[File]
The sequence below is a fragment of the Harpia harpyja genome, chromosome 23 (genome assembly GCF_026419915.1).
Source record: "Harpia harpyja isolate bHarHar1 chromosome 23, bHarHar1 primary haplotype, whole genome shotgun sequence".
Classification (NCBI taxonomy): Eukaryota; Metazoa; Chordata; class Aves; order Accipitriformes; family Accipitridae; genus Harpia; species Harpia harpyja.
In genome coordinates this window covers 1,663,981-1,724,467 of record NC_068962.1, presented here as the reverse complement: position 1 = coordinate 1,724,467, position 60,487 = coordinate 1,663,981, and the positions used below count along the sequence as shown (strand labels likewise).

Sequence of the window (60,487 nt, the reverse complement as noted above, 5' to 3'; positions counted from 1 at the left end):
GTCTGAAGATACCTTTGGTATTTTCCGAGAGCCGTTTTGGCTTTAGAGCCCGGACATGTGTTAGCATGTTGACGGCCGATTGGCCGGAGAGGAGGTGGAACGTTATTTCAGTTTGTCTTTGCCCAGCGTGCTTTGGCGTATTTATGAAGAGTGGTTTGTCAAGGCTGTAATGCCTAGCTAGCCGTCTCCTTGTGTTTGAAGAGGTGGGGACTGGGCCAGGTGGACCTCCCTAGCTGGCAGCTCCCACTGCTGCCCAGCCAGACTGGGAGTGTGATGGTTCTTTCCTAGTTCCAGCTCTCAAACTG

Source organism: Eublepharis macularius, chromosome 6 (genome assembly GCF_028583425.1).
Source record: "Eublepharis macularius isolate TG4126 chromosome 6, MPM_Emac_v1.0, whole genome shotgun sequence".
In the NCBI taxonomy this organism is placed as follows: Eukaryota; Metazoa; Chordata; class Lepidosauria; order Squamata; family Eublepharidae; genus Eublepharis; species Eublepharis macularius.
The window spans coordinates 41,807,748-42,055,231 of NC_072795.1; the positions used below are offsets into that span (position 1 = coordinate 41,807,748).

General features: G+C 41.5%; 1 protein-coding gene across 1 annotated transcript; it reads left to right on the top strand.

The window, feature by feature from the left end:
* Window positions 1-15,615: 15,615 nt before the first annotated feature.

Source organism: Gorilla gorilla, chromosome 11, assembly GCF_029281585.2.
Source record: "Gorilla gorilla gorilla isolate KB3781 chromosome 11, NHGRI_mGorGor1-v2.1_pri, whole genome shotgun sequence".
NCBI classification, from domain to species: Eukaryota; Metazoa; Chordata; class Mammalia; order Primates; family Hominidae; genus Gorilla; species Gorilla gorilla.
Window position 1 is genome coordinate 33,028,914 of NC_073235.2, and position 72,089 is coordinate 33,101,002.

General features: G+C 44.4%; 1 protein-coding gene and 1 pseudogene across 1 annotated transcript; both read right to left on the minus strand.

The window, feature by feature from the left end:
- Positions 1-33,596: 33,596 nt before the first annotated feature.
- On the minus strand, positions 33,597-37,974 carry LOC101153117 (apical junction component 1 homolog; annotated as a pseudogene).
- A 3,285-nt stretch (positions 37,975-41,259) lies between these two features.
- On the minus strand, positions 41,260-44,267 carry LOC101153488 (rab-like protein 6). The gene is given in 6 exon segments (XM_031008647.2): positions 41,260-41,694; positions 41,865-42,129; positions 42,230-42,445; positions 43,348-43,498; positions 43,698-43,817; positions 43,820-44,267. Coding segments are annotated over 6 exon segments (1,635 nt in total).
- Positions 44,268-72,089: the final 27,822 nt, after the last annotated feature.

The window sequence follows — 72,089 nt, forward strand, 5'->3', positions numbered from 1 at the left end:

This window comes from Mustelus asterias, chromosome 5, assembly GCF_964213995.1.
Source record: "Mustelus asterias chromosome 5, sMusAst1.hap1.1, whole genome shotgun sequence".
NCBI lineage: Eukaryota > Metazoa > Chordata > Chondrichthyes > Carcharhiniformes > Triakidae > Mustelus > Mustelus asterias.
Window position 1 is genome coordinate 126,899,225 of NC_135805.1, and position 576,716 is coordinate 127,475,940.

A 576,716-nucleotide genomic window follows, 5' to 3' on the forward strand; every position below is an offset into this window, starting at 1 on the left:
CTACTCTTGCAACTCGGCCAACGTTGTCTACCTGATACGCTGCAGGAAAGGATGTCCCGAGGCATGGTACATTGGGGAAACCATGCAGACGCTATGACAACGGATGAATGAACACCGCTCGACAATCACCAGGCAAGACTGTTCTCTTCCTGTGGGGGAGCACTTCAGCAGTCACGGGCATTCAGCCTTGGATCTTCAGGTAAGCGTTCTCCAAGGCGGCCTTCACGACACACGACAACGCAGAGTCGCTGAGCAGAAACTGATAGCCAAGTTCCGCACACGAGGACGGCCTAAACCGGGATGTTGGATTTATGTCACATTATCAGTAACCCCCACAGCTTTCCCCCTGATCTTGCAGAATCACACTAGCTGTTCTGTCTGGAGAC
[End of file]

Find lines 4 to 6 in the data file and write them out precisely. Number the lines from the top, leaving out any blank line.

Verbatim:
In genome coordinates this window covers 1,663,981-1,724,467 of record NC_068962.1, presented here as the reverse complement: position 1 = coordinate 1,724,467, position 60,487 = coordinate 1,663,981, and the positions used below count along the sequence as shown (strand labels likewise).

Sequence of the window (60,487 nt, the reverse complement as noted above, 5' to 3'; positions counted from 1 at the left end):
GTCTGAAGATACCTTTGGTATTTTCCGAGAGCCGTTTTGGCTTTAGAGCCCGGACATGTGTTAGCATGTTGACGGCCGATTGGCCGGAGAGGAGGTGGAACGTTATTTCAGTTTGTCTTTGCCCAGCGTGCTTTGGCGTATTTATGAAGAGTGGTTTGTCAAGGCTGTAATGCCTAGCTAGCCGTCTCCTTGTGTTTGAAGAGGTGGGGACTGGGCCAGGTGGACCTCCCTAGCTGGCAGCTCCCACTGCTGCCCAGCCAGACTGGGAGTGTGATGGTTCTTTCCTAGTTCCAGCTCTCAAACTG